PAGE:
Do you think The Aleppo Codex needs a follow-up book? Why or why not?

A follow-up book is warranted only if significant new information comes to light.

Any additional comments?

I felt the narration was quite good.

1 of 1 people found this review helpful

  • Hatching Twitter

  • A True Story of Money, Power, Friendship, and Betrayal
  • By: Nick Bilton
  • Narrated by: Daniel May
  • Length: 9 hrs and 35 mins
  • Unabridged
  • Overall
    4.5 out of 5 stars 1,593
  • Performance
    4.5 out of 5 stars 1,394
  • Story
    4.5 out of 5 stars 1,391

Twitter seems like a perfect start-up success story. In barely six years, a small group of young, ambitious programmers in Silicon Valley built an $11.5 billion business out of the ashes of a failed podcasting company. Today Twitter boasts more than 200 million active users and has affected business, politics, media, and other fields in innumerable ways.

  • 5 out of 5 stars
  • A Shakespearean Drama

  • By Francesca on 11-09-13

Thoroughly Researched; Not That Interesting

Overall
3 out of 5 stars
Performance
5 out of 5 stars
Story
3 out of 5 stars

Reviewed: 01-12-14

Would you say that listening to this book was time well-spent? Why or why not?

I wanted to learn more about Twitter and I accomplished that. There is less to know than I imagined. I heard a lot about internal rivalries that weren't very interesting to me.

What was the most interesting aspect of this story? The least interesting?

Just how small and vulnerable Twitter really was and maybe still is. The pettiness between the founders seemed childish and uninteresting.

What about Daniel May’s performance did you like?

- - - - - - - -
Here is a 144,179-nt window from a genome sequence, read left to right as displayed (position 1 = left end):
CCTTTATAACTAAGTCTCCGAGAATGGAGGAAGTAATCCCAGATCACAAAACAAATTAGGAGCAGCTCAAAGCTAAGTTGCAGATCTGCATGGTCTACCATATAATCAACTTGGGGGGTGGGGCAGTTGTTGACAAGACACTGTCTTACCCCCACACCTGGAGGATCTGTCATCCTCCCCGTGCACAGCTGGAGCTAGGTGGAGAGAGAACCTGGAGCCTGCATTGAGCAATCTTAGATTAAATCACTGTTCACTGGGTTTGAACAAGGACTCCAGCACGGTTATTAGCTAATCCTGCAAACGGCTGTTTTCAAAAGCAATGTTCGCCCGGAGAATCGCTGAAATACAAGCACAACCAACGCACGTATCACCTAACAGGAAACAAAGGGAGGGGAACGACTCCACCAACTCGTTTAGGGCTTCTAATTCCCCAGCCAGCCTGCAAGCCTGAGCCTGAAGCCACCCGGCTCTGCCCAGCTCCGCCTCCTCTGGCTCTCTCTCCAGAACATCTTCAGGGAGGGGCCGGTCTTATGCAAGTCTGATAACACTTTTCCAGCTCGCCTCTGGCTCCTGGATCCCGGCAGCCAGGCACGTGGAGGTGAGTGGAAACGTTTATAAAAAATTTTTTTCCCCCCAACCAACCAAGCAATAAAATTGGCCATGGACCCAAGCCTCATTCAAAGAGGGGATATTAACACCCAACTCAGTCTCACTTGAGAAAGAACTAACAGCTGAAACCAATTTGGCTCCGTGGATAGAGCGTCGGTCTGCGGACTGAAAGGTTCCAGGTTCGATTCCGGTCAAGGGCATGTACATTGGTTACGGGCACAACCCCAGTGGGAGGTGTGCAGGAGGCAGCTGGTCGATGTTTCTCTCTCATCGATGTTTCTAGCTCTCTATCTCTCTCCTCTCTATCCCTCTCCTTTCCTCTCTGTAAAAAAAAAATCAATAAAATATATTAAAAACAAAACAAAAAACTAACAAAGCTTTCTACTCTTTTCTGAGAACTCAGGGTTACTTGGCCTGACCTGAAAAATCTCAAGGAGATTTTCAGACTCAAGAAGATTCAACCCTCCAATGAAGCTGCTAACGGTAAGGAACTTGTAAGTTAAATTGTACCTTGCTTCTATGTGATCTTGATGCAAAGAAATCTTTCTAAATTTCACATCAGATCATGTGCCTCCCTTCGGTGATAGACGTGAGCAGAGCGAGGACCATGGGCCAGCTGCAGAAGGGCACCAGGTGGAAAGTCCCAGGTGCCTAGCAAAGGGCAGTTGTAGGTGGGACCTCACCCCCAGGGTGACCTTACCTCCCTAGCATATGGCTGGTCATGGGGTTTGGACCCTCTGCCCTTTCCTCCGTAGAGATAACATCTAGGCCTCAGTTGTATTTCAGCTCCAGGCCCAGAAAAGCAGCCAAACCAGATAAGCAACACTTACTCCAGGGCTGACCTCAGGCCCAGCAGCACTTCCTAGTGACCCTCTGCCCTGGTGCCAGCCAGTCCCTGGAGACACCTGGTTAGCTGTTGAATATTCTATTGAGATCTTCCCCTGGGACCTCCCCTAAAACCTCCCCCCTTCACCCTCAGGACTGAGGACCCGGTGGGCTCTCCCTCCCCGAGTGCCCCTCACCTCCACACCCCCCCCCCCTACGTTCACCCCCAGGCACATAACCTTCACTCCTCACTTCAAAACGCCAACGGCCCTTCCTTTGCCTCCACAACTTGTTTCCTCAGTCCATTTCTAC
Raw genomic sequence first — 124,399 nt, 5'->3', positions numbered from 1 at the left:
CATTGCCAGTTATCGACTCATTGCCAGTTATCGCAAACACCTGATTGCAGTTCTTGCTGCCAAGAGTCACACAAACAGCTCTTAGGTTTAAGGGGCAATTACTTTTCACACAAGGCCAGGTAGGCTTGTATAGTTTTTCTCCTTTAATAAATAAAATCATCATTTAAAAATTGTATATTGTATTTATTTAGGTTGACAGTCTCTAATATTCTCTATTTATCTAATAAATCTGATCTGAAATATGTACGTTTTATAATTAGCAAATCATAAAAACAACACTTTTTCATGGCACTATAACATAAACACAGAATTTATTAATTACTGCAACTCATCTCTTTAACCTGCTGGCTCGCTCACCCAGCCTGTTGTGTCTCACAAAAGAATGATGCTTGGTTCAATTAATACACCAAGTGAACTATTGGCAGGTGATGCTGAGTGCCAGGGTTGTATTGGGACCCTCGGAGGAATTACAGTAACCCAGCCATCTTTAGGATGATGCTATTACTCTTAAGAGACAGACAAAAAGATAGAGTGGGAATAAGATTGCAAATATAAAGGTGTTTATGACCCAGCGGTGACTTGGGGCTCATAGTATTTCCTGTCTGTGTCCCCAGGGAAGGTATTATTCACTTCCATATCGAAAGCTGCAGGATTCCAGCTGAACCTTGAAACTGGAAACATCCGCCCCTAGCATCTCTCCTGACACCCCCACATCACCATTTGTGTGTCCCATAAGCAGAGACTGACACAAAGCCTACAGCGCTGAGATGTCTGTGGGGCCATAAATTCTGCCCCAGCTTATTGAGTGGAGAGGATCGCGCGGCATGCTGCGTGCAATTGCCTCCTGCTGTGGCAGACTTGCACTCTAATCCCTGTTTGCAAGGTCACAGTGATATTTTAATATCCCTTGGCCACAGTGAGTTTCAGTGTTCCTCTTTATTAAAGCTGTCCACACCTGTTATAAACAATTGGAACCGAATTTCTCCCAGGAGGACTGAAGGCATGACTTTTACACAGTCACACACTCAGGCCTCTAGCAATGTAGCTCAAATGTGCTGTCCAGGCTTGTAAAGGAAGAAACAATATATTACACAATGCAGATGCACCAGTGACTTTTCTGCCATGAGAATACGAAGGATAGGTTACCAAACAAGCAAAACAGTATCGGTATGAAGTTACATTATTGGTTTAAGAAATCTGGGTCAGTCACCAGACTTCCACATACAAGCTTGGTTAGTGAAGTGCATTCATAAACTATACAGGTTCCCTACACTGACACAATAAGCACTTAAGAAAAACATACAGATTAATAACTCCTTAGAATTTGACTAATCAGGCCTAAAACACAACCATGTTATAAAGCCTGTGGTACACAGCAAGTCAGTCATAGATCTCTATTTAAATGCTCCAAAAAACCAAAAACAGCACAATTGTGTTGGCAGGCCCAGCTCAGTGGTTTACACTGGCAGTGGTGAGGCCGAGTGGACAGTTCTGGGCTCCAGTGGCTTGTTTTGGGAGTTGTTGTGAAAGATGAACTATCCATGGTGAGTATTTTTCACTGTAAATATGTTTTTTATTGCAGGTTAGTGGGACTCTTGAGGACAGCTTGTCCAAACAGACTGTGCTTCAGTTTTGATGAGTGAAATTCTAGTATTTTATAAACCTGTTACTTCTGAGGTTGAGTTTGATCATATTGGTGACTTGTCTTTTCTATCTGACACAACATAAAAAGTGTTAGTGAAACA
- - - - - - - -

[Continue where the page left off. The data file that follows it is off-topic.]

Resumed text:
Daniel May has a good deep voice and his inflections were just right.

Was Hatching Twitter worth the listening time?

I would say marginally so. The book isn't nearly as interesting as the inside story of Amazon, Apple or Google.

Any additional comments?

The book made me think less of Twitter as a company and I expect to now spend less time on Twitter.

1 of 1 people found this review helpful

  • Japantown

  • A Thriller
  • By: Barry Lancet
  • Narrated by: George Newbern
  • Length: 11 hrs and 18 mins
  • Unabridged
  • Overall
    4 out of 5 stars 305
  • Performance
    4 out of 5 stars 288
  • Story
    4 out of 5 stars 284

In this "sophisticated international thriller" ( The New York Times Book Review), an American antiques dealer turned reluctant private eye must use his knowledge of Japanese culture to unravel a major murder in San Francisco - before he and his daughter become targets themselves. San Francisco antiques dealer Jim Brodie receives a call one night from a friend at the SFPD: An entire family has been senselessly gunned down in the Japantown neighborhood of the bustling city.

  • 5 out of 5 stars
  • Lancet is about to be discovered

  • By David Shear on 12-20-13

Just couldn't get immersed in this mystery

Overall
2 out of 5 stars
Performance
3 out of 5 stars
Story
2 out of 5 stars

Reviewed: 01-07-14

This book wasn’t for you, but who do you think might enjoy it more?

To me the whole story seemed contrived and unrealistic. I felt as though this was mystery by the numbers. This wasn't my cup of tea but someone else might like it.

Has Japantown turned you off from other books in this genre?